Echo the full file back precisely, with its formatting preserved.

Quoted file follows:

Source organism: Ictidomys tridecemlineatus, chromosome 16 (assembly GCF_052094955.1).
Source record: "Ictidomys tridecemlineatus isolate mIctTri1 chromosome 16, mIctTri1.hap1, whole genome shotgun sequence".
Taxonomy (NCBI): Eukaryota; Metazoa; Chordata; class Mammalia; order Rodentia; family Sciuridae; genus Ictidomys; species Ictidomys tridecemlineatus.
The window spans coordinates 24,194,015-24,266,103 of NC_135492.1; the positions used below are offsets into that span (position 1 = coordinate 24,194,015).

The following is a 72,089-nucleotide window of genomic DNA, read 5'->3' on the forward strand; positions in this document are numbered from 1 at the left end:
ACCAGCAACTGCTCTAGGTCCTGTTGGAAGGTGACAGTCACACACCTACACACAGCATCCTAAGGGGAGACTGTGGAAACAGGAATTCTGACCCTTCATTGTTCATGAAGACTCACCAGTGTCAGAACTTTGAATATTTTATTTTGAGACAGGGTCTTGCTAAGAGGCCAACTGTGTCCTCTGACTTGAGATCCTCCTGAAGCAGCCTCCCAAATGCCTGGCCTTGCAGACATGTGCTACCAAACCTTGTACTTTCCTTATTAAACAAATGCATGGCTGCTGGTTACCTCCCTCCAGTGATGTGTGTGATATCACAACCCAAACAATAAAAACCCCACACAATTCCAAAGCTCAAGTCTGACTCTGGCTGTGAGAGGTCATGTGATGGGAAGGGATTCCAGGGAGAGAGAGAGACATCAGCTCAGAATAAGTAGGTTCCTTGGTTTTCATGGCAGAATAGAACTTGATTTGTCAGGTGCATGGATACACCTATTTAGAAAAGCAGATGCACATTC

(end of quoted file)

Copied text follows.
Source organism: Ictidomys tridecemlineatus, chromosome 16 (assembly GCF_052094955.1).
Source record: "Ictidomys tridecemlineatus isolate mIctTri1 chromosome 16, mIctTri1.hap1, whole genome shotgun sequence".
Taxonomy (NCBI): Eukaryota; Metazoa; Chordata; class Mammalia; order Rodentia; family Sciuridae; genus Ictidomys; species Ictidomys tridecemlineatus.
The window spans coordinates 24,194,015-24,266,103 of NC_135492.1; the positions used below are offsets into that span (position 1 = coordinate 24,194,015).

The following is a 72,089-nucleotide window of genomic DNA, read 5'->3' on the forward strand; positions in this document are numbered from 1 at the left end:
ACCAGCAACTGCTCTAGGTCCTGTTGGAAGGTGACAGTCACACACCTACACACAGCATCCTAAGGGGAGACTGTGGAAACAGGAATTCTGACCCTTCATTGTTCATGAAGACTCACCAGTGTCAGAACTTTGAATATTTTATTTTGAGACAGGGTCTTGCTAAGAGGCCAACTGTGTCCTCTGACTTGAGATCCTCCTGAAGCAGCCTCCCAAATGCCTGGCCTTGCAGACATGTGCTACCAAACCTTGTACTTTCCTTATTAAACAAATGCATGGCTGCTGGTTACCTCCCTCCAGTGATGTGTGTGATATCACAACCCAAACAATAAAAACCCCACACAATTCCAAAGCTCAAGTCTGACTCTGGCTGTGAGAGGTCATGTGATGGGAAGGGATTCCAGGGAGAGAGAGAGACATCAGCTCAGAATAAGTAGGTTCCTTGGTTTTCATGGCAGAATAGAACTTGATTTGTCAGGTGCATGGATACACCTATTTAGAAAAGCAGATGCACATTC